Across from the Cemetery, Dawes Bay is a small inlet ideal for dabbling your feet and feeling the fine grit sand between your toes during calm water days.
no sailor in his right mind would ever tempt the fates of the North Atlantic in the midst of winter. However, I readied myself for what would become the adventure of a lifetime. Through gale force winds and a white capping ocean we headed out to sea, across the gulf stream, and southward to the island nation of Bermuda.
On a frigid January evening a fellow sailor told me of a mutual friend who needed extra crew to deliver a sailing yacht from Newport RI. I first learned to sail 3 years ago and most of my sailing experience has been aboard small sailboats on inland lakes. I jumped at the opportunity to sail aboard an ocean going vessel on big waters. I’ve been told that no sailor in his right mind would ever tempt the fates of the North Atlantic in the midst of winter. However, I readied myself for what would become the adventure of a lifetime. Through gale force winds and a white capping ocean we headed out to sea, across the gulf stream, and southward to the island nation of Bermuda.
Rhode Island winters are known to be bone chilling. I arrived in New Port with the Mercury hovering around 10 degrees F. The week before saw temperatures of -8 degrees F. With sustained temperatures well below zero, the brackish salt water of Narragansett Bay begins to freeze over. When I first arrived at the Bowen’s Warf the harbor was encrusted with a thin sheen of ice but the wind was still and the sun shined brightly. A warming trend which helped melt the harbor ice was bringing gusty winds into the harbor. Temperatures rising above zero were nice, however the winds they brought meant we faced a rough night secured by our dock lines.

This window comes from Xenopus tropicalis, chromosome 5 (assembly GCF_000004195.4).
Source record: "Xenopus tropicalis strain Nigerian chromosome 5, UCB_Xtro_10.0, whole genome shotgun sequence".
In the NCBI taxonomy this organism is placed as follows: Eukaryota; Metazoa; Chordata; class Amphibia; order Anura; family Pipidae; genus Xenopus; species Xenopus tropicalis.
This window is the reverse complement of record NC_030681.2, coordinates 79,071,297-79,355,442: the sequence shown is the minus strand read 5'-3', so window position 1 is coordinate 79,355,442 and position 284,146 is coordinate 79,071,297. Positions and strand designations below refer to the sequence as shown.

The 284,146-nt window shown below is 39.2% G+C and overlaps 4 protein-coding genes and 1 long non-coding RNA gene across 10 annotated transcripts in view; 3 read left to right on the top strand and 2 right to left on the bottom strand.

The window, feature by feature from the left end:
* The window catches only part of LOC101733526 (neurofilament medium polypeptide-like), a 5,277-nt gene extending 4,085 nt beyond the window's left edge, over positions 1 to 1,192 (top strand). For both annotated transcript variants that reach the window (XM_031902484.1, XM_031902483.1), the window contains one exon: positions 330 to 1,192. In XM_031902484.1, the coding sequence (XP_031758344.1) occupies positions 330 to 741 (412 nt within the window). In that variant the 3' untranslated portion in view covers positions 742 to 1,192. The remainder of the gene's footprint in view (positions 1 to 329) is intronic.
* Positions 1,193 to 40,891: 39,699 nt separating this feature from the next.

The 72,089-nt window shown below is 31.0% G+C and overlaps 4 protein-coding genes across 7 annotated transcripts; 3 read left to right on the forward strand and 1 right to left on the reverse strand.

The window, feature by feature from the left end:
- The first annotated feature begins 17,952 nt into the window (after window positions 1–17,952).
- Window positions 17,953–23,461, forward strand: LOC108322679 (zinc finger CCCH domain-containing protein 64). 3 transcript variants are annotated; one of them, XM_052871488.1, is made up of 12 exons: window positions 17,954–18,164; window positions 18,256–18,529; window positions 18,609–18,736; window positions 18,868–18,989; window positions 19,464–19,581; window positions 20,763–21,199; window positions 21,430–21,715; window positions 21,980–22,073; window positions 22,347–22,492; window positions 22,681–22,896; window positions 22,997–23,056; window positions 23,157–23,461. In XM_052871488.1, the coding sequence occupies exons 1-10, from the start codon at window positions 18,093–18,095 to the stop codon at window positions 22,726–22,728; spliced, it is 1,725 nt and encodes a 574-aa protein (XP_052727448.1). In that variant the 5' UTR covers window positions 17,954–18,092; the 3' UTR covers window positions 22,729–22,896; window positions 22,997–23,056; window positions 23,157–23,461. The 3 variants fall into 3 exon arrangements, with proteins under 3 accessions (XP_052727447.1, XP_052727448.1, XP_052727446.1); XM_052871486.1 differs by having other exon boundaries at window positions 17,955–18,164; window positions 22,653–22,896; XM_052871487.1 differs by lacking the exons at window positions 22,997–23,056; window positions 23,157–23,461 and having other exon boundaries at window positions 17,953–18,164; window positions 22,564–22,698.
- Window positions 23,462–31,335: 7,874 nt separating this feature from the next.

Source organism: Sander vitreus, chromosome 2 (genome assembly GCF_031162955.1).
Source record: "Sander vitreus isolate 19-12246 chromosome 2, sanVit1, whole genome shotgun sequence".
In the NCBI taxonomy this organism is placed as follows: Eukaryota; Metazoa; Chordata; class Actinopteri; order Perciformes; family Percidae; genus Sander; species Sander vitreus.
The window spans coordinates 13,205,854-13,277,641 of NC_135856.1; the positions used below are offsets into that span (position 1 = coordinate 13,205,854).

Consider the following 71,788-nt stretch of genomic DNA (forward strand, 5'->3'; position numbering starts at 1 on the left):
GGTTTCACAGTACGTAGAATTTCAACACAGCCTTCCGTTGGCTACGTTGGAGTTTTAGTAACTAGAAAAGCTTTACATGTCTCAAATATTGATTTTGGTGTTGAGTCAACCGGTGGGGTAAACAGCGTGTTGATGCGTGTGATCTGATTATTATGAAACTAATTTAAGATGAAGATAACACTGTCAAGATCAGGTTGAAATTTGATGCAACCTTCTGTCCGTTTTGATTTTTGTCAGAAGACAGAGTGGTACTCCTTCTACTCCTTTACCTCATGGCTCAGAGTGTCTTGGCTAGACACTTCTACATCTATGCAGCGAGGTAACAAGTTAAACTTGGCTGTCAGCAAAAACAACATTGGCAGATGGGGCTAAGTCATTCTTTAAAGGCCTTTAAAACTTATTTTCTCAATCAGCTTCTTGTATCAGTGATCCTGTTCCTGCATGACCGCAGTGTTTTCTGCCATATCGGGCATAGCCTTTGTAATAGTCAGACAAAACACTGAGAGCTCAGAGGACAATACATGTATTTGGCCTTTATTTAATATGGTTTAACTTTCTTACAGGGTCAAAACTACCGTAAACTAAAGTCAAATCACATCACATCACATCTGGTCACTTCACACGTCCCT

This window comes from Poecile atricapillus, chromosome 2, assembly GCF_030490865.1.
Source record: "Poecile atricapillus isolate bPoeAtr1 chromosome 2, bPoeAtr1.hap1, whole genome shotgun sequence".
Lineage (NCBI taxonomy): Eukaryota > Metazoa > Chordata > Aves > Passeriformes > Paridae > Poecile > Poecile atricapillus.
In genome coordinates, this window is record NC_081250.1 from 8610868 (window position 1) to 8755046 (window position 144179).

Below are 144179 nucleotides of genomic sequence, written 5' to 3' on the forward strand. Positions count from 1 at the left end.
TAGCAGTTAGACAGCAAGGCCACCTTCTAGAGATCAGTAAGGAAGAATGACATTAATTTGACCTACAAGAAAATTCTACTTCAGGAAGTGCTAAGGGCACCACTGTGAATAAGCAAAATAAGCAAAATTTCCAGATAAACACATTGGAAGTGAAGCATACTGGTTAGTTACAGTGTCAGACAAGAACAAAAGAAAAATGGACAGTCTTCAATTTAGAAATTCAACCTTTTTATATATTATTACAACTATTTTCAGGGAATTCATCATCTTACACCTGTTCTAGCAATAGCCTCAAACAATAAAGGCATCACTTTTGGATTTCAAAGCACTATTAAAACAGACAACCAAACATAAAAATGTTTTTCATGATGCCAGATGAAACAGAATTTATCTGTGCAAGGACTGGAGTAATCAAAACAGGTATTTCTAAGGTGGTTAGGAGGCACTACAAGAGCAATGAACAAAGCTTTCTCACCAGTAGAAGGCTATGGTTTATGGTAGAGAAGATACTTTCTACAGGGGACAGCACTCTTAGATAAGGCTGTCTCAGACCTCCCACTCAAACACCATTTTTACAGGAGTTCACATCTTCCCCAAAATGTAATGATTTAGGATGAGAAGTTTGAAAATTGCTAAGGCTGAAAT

I boarded the sailing yacht Islandia. Its friendly crew showed me to my stateroom and familiarized me with the pilot house, bridge and engine room of this 137 foot ketch rigged sailing vessel. The crews expertise put me at ease with their obvious knowledge and experience. The vessel had recently undergone a major refit of the engine and generators. Sailing after a major refit is known as a shakedown. The trip to Bermuda would be a shakedown voyage in which all systems would be tested by the expert captain and engineer to ensure perfect functionality for future trips. We expected many problems as the systems were tweaked to their full potential.